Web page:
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Filters

Hydraulic Filtration and Contamination

All hydraulic systems have a common need for protection from harmful contaminants. Contamination control means effective filtration. Filtering particles large enough to be harmful to your system prevents damage and allows the longest possible filter service life. Maintenance costs can be minimized through contamination control practices and proper filter application (refer to your manufacturers recommendations for your particular application).

Contaminants, the natural enemy of hydraulic systems, cause the majority of all failures. If not controlled, even particles too small to be seen can reduce hydraulic system efficiency. System efficiencies may be significantly reduced before a problem is recognized. Contamination affects hydraulic systems in many ways.

  • Corrosion of hydraulic systems from acids that form due to fluid breakdown and mixing of incompatible fluids in the system

  • Increased internal leakage which lowers the efficiency of pumps, motors, and cylinders. It decreases the ability of valves to control flow and pressure accurately. It also wastes horsepower and generates excess heat.

  • Sticking of parts due to sludge or silting. Silting is a collection of fine particles in critical areas, which will impair proper system operation.

  • Seizure of parts or components caused by large amounts of contaminants getting stuck in the clearances.

    There are several major sources for system contamination.

    • Contamination present at the point of manufacture

    • Replacement hydraulic fluid contamination

    • Environmental contamination

    • System wear contamination

    • Contamination introduced during the servicing process

      Built-in contamination, or primary contamination, is caused during the manufacture, assembly and testing of the hydraulic components. Metal filings, small burrs, pieces of thread sealing tape (other sealing compounds), sand and

      Revised April 2008 Page 1 of 3

other contaminants are routinely found in initial clean up filtration of newly manufactured systems. These can be the most damaging particles to your system. Using a filter based on the manufacturers recommended filtration rating can prevent early catastrophic system failure.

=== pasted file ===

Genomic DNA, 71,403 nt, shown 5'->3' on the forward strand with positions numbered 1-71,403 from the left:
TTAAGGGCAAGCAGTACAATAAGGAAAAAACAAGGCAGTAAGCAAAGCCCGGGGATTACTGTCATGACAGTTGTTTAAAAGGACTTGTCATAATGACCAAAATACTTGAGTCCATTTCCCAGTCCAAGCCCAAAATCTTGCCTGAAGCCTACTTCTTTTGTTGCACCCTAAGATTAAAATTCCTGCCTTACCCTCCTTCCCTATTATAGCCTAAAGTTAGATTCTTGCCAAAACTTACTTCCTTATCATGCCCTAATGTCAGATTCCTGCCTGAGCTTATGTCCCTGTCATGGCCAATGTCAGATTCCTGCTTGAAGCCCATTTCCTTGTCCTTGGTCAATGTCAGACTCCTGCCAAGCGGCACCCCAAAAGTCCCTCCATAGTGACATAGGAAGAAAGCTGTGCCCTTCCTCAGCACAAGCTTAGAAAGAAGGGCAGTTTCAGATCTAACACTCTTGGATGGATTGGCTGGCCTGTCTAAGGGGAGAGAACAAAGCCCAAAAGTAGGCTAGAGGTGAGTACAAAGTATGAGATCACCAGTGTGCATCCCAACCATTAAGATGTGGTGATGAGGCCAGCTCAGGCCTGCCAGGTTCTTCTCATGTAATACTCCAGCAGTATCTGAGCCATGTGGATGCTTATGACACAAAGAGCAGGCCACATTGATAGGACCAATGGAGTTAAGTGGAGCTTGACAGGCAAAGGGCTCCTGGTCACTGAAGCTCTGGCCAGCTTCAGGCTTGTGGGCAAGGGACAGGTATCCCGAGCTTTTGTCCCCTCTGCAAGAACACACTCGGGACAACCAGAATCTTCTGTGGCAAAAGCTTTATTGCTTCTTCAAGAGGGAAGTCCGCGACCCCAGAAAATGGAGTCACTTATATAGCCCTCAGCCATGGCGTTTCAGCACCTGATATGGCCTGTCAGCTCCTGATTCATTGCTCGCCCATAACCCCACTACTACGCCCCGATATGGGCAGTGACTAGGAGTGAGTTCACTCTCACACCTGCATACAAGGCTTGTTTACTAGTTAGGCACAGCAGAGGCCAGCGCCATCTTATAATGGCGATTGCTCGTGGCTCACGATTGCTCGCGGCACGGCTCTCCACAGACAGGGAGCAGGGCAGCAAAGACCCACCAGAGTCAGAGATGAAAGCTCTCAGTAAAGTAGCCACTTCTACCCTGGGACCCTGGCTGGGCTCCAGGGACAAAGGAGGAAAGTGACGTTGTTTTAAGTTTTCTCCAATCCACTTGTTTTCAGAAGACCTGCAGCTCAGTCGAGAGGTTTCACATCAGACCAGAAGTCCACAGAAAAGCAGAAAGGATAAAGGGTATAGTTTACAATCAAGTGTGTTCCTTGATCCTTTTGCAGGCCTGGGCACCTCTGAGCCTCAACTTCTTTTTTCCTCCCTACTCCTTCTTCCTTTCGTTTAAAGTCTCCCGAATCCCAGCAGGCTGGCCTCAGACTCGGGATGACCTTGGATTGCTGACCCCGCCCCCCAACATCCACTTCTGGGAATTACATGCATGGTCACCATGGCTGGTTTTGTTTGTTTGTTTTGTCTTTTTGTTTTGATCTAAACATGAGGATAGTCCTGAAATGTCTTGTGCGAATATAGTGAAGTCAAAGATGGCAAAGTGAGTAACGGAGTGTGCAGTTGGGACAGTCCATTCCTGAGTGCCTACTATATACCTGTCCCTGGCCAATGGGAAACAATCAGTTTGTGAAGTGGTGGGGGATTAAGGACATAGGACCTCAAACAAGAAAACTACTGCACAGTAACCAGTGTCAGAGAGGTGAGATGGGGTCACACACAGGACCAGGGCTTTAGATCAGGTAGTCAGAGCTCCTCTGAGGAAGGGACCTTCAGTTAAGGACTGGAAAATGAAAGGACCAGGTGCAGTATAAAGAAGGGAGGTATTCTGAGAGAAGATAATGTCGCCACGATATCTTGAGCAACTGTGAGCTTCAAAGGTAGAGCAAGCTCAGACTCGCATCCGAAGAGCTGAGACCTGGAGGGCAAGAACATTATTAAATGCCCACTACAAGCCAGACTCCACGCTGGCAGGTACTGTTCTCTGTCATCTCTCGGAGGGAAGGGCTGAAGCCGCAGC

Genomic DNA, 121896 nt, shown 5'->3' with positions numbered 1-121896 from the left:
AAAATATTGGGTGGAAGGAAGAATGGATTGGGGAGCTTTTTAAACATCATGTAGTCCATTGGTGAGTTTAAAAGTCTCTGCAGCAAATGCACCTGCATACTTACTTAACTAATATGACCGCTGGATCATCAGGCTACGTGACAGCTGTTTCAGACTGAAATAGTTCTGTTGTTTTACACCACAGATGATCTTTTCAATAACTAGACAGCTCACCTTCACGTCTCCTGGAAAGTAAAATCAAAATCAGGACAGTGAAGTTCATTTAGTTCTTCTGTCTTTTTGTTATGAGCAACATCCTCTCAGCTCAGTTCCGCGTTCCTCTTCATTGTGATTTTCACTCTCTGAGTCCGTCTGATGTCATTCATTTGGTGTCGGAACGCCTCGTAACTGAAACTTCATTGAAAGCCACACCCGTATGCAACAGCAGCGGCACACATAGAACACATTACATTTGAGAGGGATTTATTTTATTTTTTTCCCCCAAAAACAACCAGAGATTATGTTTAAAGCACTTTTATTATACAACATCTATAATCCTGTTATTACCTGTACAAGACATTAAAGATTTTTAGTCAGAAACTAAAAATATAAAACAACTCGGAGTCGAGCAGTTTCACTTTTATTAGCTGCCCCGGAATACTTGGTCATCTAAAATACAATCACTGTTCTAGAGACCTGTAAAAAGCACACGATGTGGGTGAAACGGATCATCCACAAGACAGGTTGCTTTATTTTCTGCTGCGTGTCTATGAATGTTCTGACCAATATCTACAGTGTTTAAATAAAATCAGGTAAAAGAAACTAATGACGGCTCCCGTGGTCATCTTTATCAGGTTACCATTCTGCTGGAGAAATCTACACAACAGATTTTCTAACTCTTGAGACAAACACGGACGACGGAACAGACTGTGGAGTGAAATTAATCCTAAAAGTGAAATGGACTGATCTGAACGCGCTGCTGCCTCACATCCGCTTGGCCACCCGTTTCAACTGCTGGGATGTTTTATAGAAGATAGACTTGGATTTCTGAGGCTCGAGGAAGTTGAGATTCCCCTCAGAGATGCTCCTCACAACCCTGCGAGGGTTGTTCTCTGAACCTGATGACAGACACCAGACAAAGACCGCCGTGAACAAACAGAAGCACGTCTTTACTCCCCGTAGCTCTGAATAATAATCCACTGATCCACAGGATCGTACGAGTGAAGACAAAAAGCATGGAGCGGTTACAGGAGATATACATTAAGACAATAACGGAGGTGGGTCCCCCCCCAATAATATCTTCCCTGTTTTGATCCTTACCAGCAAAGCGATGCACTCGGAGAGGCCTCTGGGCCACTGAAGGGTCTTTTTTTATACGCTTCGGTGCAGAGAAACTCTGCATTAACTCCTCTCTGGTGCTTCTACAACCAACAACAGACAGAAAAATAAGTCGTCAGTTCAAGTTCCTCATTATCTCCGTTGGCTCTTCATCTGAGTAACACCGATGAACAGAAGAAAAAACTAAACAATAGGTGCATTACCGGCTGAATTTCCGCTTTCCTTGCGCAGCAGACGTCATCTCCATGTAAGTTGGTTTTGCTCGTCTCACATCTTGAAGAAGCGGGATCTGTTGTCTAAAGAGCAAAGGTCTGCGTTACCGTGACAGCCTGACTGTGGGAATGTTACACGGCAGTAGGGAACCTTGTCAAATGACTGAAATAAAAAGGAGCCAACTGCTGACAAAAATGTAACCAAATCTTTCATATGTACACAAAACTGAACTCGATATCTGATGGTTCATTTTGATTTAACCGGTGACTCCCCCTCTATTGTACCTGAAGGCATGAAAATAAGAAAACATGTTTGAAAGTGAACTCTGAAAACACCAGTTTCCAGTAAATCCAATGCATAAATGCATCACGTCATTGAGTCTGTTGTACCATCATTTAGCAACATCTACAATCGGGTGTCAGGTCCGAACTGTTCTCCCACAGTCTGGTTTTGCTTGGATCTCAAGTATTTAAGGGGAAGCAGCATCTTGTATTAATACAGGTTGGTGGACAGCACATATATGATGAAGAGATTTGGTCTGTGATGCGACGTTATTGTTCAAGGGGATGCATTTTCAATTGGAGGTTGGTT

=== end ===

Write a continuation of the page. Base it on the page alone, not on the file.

Replacement hydraulic fluid is often contaminated to a level that may be higher than acceptable for most hydraulic systems. Some manufacturers address this issue by filtering hydraulic fluid prior to system filling or just "topping-off" a system. Check the hydraulic fluid to be sure it meets the latest ISO codes for the system in which it will operate.

Contamination can enter the hydraulic system fluid supply through quick couplings, rod seals, breather caps, worn cylinder rods and by other means.

The internal operation of the system generates contaminates that need to be removed. Internal components can generate minute particles that will contaminate a hydraulic system.

When systems are checked or disassembled for inspection or repair, the system is vulnerable to dust and air borne contaminates. These contaminates can adhere to filler caps, breathers, funnels, transfer pumps and replacement parts. Care must be taken during all repairs to keep the system free from contaminates.

In order to work on hydraulic systems properly and safely, you should:

  • Clean exterior surfaces of dust, dirt, oil, etc. before removing covers

  • Make sure new parts are clean

  • Use a vigorous wash when cleaning parts

  • Keep parts protected prior to assembly

  • Protect system openings use covers, tape, plastic wrap, etc.

  • Clean transfer containers, funnels, nozzles, etc.

  • Use covers to protect drums from becoming dirty or wet around their lids

  • Filter fluids before filling sumps, don't remove filler screens

  • Clean filters for all hydraulic fluid handling

  • Use clean-out filters to clean system after assembly


CNC 2702

Filter Oil Hyd C/B

(Replaces Strippit® Part Number 802485-000)

$ 40.00